15th Manga Division Critiques

The difficulty of choosing from among works of uniformly high quality

This was my first experience being on the side of the jury. I am certain I was a burden to my fellow jury members and the staff, and wish first to offer them my apologies.
As one would expect, the works that remained for the final screening were all outstanding. To tell the truth there were none that I wanted to drop. It was difficult to bid farewell to works like MOON, perhaps the most highly evolved ballet manga ever written by a male author; Space Brothers, with its superbly timed humor; the majestic epic Mobile Suit Gundam: The Origin; and Shingeki no Kyojin, which exuded the greatest sense of mystery among the monster manga in spite of its somewhat crude touch. But the work I pushed for the hardest was Mamagoto. I've had my eye on the author since she debuted with Kaoru no Hiwa and although it pained me much to think she would go uncrowned, her work's true power is hard to see in a single volume and so leaves me looking forward to next year and beyond.
Meanwhile, Excellence Award-winner HIMITSU THE TOP SEACRET was flawless and garnered nearly unanimous support as a candidate to receive the Grand Prize. That the author is already so famous, however, may have inspired a root-for-the-underdog sympathy that tilted the scales in favor of the lesser-known Saturn Apartments, the upset winner of the Grand Prize. As a member of the jury I am ashamed to admit that I had neglected to read Saturn Apartments prior to its candidacy, but I found it to be a fine piece of work full of clever ideas.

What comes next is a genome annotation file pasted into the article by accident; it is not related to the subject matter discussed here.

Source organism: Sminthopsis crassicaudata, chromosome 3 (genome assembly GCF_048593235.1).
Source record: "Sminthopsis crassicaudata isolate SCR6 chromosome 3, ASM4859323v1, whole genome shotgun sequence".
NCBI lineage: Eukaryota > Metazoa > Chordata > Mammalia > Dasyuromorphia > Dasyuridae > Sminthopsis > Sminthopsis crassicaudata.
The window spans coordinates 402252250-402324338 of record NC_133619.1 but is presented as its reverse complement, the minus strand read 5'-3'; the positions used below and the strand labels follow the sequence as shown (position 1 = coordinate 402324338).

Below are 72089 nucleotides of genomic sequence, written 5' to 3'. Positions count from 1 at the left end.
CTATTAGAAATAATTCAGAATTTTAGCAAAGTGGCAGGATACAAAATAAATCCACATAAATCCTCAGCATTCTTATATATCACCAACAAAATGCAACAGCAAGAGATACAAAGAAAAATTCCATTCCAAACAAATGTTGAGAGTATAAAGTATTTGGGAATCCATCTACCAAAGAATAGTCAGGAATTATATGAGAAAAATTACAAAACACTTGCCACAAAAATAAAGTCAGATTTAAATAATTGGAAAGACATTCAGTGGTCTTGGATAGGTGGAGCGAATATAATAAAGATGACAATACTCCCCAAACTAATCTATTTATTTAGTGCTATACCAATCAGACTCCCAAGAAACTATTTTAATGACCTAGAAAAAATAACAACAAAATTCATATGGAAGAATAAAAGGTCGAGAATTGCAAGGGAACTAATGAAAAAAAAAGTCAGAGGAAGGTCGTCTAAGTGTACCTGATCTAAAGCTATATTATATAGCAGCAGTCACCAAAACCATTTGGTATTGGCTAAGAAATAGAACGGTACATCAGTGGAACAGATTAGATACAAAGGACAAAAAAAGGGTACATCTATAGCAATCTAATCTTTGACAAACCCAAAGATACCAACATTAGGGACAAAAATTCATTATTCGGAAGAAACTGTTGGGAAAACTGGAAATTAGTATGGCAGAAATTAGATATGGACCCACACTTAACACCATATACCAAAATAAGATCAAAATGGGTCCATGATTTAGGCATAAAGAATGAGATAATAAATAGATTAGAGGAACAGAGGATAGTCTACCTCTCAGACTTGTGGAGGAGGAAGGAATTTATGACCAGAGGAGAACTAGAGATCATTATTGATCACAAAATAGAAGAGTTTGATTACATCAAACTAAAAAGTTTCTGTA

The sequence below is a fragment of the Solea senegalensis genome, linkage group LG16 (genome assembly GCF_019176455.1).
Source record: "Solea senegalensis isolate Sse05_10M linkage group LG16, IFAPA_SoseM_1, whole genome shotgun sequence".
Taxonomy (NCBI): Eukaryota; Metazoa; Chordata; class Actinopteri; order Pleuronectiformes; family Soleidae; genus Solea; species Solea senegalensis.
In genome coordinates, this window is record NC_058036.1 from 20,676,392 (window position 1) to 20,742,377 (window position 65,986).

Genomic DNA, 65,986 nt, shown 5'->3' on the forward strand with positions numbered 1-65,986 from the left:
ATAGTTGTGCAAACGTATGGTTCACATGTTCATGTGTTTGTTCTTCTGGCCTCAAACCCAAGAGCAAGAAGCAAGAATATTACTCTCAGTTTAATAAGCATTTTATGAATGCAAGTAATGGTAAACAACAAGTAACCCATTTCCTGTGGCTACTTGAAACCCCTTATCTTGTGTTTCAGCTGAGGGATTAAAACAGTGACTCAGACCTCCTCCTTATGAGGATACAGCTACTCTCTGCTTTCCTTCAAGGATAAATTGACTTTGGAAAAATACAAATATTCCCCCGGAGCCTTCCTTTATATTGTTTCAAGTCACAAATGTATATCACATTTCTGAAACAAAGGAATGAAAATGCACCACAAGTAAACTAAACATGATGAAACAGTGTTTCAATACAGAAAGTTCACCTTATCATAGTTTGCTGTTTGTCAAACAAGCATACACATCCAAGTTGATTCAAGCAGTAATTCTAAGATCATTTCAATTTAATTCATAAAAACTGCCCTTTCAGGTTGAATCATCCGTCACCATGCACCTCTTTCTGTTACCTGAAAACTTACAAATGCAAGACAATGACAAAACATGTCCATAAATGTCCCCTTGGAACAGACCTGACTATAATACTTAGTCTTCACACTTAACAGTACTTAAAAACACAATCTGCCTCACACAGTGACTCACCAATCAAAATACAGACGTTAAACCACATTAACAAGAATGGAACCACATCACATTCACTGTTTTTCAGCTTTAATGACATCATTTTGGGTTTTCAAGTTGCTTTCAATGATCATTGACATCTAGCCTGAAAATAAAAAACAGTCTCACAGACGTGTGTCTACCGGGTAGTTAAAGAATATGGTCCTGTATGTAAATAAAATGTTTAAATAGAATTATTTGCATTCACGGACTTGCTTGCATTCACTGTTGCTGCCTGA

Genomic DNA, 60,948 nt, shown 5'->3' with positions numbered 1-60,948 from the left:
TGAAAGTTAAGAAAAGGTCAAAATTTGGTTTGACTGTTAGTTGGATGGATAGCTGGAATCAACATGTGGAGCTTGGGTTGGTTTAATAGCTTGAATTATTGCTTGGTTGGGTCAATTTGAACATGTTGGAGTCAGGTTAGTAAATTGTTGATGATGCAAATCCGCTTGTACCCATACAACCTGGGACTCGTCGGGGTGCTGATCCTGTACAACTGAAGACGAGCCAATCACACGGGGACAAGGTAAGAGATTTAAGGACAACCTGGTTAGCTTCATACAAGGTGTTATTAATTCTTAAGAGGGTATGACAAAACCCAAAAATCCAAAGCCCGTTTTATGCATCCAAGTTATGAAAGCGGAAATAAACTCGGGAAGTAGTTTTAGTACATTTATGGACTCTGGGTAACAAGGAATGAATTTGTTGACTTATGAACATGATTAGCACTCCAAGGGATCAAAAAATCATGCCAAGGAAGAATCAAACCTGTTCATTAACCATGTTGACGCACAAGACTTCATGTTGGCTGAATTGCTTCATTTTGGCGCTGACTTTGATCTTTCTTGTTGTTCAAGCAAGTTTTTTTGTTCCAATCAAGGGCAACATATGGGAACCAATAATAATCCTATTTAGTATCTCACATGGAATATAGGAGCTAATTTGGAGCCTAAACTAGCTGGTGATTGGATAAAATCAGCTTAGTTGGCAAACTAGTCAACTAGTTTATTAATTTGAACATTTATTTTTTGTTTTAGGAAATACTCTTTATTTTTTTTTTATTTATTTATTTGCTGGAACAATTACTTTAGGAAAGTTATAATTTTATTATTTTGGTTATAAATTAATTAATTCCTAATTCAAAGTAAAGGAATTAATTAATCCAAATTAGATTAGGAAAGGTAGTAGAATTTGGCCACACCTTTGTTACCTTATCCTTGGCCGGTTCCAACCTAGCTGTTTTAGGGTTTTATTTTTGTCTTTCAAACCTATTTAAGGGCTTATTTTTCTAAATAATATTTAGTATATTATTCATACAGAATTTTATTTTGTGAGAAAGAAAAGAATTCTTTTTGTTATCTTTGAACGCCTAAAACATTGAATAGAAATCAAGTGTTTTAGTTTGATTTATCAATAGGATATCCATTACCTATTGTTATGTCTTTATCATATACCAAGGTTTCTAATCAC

I am also deeply moved that two works from overseas have received awards. Fun Home -A Family Tragicomic-, in particular, made me think again about where comics began and how they have evolved. Among the New Face Award-winners, THE ADVENTURES OF NAKAYOSHI CREW drew broad support while the others were all bunched up a step back. In the end it was Magemon., whose author is relatively established for a newcomer, took the day. There is more I'd like to write but I'm all out of space....

Manga Artist and Manga Researcher
Born in 1947 in Kyoto Prefecture, MINAMOTO made his debut as a manga artist in 1967. He is known for his distinctive mixture of jokes and serious scenes. In 2004 he received the 8th Tezuka Osamu Cultural Prize Special Award in recognition of his pioneering of new areas in manga and his contributions to manga culture. He was awarded an Excellence Prize at the 14th Japan Media Arts Festival in 2010. His works include the Fuunji-tachi (The Adventurers) series, Homohomo7, Chosensha-tachi (The Challengers), and a World Classics series including Don Quixote and Les Miserables.